Protecting privacy was on the minds of almost all the dignitaries assembled in Hanover, Germany, on Sunday night to open this year's Cebit trade show, the theme of which is "datability," or big data with responsibility.
Referring to the accelerating accumulation of digital data, German Chancellor Angela Merkel said: "This digital world has to be given a legal framework, an underlying order. We're only at the beginning of that. National laws alone will not suffice."
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Restricting the accumulation of data may no longer be the right approach, however, warned Dieter Kempf, president of the German Association for Information Technology, Telecommunications and New Media (Bitkom). "We have to wonder whether the approach to data protection that strives to limit collection of personal data can apply in the digital world," he said. "Categorical nay-saying may be popular but it doesn't do justice to the digital approach."
Those who want to use our personal data must protect it, Kempf said, suggesting we use more IT to help solve the privacy problem that IT has created. "With the aid of anonymization, pseudonymization, privacy by design, organizational measures and new technologies such as homomorphic encryption it will be possible to boost data protection to exceptionally high levels," he said.
Stephan Weil, Minister-President for the German State of Lower Saxony in which Hanover lies, also evoked the "ethical and moral dimensions of data privacy and data protection." In the European Union, he said, "We soon need to have standard rules so that everywhere we have a high level of data privacy. In free trade talks with the U.S., our European standards have to be the benchmark."
Even Martin Winterkorn, CEO of Volkswagen, expressed concern that today's computerized, connected cars could become a threat to their drivers' data privacy. "We protect our customers against all sorts of risks and dangers on the road -- losing control and aquaplaning, nodding off at the wheel, getting stuck in traffic jams. We need to be equally responsible about protecting our customers against the misuse of their personal data," he said. However, he rejected the notions of the "nanny state and Big Brother."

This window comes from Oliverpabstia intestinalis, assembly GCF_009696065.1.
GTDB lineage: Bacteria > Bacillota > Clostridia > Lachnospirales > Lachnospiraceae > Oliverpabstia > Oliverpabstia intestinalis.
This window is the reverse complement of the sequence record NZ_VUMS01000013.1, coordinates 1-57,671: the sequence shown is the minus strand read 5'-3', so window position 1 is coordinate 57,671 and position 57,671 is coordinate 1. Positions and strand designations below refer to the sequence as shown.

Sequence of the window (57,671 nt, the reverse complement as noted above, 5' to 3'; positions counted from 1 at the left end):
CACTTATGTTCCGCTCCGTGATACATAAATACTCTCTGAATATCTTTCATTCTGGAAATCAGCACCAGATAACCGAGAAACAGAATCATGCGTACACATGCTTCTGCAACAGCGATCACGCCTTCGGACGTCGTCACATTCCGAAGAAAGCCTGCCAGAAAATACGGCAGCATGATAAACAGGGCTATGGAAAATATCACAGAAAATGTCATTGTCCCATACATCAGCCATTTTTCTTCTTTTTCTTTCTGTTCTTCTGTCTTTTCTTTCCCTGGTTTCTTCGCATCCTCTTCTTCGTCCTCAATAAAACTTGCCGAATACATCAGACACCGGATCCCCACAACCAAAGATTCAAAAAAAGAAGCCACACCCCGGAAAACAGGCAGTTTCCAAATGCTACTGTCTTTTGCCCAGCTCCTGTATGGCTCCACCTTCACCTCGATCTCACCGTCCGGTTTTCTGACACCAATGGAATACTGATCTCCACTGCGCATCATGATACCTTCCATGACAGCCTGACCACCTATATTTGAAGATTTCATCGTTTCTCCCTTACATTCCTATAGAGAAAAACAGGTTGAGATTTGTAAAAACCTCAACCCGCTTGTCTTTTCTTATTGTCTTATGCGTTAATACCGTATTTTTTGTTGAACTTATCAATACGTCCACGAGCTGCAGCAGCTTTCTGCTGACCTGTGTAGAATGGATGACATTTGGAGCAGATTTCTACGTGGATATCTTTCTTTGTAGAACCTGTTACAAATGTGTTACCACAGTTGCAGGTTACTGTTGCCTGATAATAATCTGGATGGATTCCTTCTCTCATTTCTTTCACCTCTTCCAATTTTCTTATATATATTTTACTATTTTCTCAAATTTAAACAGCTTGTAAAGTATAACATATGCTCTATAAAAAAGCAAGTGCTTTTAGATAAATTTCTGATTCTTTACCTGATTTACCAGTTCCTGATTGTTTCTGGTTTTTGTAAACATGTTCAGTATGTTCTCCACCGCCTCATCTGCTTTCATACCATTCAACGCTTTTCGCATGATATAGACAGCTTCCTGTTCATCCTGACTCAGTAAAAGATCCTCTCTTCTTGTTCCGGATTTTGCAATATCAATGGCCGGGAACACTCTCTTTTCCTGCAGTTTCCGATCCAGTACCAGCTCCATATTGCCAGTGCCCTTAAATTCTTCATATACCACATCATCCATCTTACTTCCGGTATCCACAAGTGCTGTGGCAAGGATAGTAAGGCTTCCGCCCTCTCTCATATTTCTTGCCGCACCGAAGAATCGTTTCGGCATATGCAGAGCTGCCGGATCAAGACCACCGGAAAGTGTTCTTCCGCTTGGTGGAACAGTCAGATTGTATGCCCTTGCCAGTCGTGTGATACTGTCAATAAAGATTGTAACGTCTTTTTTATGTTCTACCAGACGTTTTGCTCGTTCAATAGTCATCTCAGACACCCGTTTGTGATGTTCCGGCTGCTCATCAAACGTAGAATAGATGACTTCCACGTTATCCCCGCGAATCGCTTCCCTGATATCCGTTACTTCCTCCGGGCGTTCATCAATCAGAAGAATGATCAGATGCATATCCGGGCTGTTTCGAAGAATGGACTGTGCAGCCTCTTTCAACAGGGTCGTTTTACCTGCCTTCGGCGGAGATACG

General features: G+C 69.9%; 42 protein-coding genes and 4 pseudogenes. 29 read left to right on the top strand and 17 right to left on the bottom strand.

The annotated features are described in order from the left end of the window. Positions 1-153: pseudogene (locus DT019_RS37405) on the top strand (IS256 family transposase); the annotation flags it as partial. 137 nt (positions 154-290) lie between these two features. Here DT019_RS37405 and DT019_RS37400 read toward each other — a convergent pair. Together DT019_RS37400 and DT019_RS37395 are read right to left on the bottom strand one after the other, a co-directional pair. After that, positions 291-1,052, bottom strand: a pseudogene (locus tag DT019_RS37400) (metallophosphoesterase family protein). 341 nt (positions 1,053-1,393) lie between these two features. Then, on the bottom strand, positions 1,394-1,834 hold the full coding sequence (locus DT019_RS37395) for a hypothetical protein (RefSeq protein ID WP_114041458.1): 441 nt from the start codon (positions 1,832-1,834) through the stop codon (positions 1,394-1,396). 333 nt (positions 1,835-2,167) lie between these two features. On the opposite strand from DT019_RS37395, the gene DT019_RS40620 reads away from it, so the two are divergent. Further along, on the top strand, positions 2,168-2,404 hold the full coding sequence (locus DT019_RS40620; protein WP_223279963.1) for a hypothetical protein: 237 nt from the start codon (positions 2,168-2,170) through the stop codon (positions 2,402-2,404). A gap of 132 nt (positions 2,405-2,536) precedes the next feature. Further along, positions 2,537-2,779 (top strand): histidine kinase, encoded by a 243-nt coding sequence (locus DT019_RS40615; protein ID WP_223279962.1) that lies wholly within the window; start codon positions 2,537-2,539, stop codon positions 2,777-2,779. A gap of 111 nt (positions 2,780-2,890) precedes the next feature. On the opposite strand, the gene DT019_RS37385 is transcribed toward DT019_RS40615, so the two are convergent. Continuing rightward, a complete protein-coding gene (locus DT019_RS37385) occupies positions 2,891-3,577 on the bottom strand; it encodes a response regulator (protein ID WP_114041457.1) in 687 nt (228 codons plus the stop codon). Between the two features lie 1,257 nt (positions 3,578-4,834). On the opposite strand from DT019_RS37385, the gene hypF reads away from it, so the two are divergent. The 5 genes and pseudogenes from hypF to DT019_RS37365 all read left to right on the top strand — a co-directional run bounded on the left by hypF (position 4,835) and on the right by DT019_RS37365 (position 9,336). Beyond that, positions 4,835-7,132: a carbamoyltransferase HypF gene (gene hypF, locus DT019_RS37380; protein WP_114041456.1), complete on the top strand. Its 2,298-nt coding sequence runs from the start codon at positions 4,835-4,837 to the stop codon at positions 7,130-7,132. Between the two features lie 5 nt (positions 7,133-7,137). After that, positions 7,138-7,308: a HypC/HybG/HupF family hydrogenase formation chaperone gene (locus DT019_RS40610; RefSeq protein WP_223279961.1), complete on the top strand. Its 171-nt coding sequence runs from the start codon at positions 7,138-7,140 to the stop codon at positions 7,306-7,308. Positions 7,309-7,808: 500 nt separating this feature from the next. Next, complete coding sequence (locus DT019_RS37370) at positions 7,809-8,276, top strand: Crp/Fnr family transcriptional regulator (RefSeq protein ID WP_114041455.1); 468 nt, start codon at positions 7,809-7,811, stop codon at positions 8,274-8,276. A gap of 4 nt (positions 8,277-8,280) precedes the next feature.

To avoid intrusive monitoring of drivers -- and intrusive government regulation -- he called on auto manufacturers to come up with common standards on data privacy: "What is needed here is a form of self-regulation by the car industry. Volkswagen, certainly, stands ready to sign up to such an arrangement."
Only U.K. Prime Minister David Cameron seemed determined not to mention the war on privacy.
With his first remarks, he gave an impression of someone remote from the concerns of typical Europeans today. The ceremony had opened with a dialog between a young actor and a robot, RoboThespian, followed a little later with a performance by violinist Nicky Benedetti, prompting him to observe, apparently without irony, "What can I say? Violins, music, a robot thespian: This for me is a typical Sunday evening."